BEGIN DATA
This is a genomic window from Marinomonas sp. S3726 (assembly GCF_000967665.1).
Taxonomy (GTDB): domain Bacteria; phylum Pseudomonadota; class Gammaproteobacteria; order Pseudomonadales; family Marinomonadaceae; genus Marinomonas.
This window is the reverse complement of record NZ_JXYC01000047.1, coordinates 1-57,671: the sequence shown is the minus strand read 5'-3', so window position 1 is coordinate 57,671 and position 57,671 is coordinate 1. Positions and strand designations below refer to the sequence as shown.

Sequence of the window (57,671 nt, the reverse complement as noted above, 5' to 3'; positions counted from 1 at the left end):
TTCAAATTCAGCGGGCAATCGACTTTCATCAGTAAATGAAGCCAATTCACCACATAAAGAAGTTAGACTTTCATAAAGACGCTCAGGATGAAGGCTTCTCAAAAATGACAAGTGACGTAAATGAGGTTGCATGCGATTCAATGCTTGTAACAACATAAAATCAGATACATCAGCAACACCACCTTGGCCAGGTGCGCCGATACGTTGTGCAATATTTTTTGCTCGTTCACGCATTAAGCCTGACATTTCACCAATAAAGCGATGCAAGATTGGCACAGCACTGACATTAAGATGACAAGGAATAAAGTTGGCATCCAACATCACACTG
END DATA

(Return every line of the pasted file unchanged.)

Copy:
This is a genomic window from Marinomonas sp. S3726 (assembly GCF_000967665.1).
Taxonomy (GTDB): domain Bacteria; phylum Pseudomonadota; class Gammaproteobacteria; order Pseudomonadales; family Marinomonadaceae; genus Marinomonas.
This window is the reverse complement of record NZ_JXYC01000047.1, coordinates 1-57,671: the sequence shown is the minus strand read 5'-3', so window position 1 is coordinate 57,671 and position 57,671 is coordinate 1. Positions and strand designations below refer to the sequence as shown.

Sequence of the window (57,671 nt, the reverse complement as noted above, 5' to 3'; positions counted from 1 at the left end):
TTCAAATTCAGCGGGCAATCGACTTTCATCAGTAAATGAAGCCAATTCACCACATAAAGAAGTTAGACTTTCATAAAGACGCTCAGGATGAAGGCTTCTCAAAAATGACAAGTGACGTAAATGAGGTTGCATGCGATTCAATGCTTGTAACAACATAAAATCAGATACATCAGCAACACCACCTTGGCCAGGTGCGCCGATACGTTGTGCAATATTTTTTGCTCGTTCACGCATTAAGCCTGACATTTCACCAATAAAGCGATGCAAGATTGGCACAGCACTGACATTAAGATGACAAGGAATAAAGTTGGCATCCAACATCACACTG